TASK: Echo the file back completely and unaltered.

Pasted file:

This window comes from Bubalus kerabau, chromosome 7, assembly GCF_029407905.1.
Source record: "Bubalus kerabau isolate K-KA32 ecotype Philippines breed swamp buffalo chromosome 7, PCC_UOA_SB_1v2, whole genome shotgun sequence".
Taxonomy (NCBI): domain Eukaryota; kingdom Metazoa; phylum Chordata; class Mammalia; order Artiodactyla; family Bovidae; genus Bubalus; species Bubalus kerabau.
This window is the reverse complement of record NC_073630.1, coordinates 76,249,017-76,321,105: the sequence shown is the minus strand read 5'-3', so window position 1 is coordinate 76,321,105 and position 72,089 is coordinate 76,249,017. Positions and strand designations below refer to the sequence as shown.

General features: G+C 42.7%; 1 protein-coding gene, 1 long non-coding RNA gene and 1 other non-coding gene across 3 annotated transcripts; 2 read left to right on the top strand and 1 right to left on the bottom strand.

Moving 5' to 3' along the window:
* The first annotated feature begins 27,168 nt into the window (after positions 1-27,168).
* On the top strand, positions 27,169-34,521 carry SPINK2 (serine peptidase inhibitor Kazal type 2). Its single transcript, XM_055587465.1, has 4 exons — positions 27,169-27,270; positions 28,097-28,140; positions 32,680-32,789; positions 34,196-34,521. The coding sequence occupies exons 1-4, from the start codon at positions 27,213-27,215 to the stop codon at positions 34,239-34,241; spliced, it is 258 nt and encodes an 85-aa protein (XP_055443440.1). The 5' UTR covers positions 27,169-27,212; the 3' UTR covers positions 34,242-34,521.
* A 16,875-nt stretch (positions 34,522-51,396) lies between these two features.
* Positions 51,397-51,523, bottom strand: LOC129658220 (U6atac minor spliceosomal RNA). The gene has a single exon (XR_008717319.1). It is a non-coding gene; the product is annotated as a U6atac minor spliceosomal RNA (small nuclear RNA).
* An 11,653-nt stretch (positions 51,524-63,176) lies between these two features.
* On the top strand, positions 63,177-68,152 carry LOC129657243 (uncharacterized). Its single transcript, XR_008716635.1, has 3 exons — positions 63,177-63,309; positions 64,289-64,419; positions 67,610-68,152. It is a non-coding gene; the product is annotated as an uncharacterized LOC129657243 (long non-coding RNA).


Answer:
This window comes from Bubalus kerabau, chromosome 7, assembly GCF_029407905.1.
Source record: "Bubalus kerabau isolate K-KA32 ecotype Philippines breed swamp buffalo chromosome 7, PCC_UOA_SB_1v2, whole genome shotgun sequence".
Taxonomy (NCBI): domain Eukaryota; kingdom Metazoa; phylum Chordata; class Mammalia; order Artiodactyla; family Bovidae; genus Bubalus; species Bubalus kerabau.
This window is the reverse complement of record NC_073630.1, coordinates 76,249,017-76,321,105: the sequence shown is the minus strand read 5'-3', so window position 1 is coordinate 76,321,105 and position 72,089 is coordinate 76,249,017. Positions and strand designations below refer to the sequence as shown.

General features: G+C 42.7%; 1 protein-coding gene, 1 long non-coding RNA gene and 1 other non-coding gene across 3 annotated transcripts; 2 read left to right on the top strand and 1 right to left on the bottom strand.

Moving 5' to 3' along the window:
* The first annotated feature begins 27,168 nt into the window (after positions 1-27,168).
* On the top strand, positions 27,169-34,521 carry SPINK2 (serine peptidase inhibitor Kazal type 2). Its single transcript, XM_055587465.1, has 4 exons — positions 27,169-27,270; positions 28,097-28,140; positions 32,680-32,789; positions 34,196-34,521. The coding sequence occupies exons 1-4, from the start codon at positions 27,213-27,215 to the stop codon at positions 34,239-34,241; spliced, it is 258 nt and encodes an 85-aa protein (XP_055443440.1). The 5' UTR covers positions 27,169-27,212; the 3' UTR covers positions 34,242-34,521.
* A 16,875-nt stretch (positions 34,522-51,396) lies between these two features.
* Positions 51,397-51,523, bottom strand: LOC129658220 (U6atac minor spliceosomal RNA). The gene has a single exon (XR_008717319.1). It is a non-coding gene; the product is annotated as a U6atac minor spliceosomal RNA (small nuclear RNA).
* An 11,653-nt stretch (positions 51,524-63,176) lies between these two features.
* On the top strand, positions 63,177-68,152 carry LOC129657243 (uncharacterized). Its single transcript, XR_008716635.1, has 3 exons — positions 63,177-63,309; positions 64,289-64,419; positions 67,610-68,152. It is a non-coding gene; the product is annotated as an uncharacterized LOC129657243 (long non-coding RNA).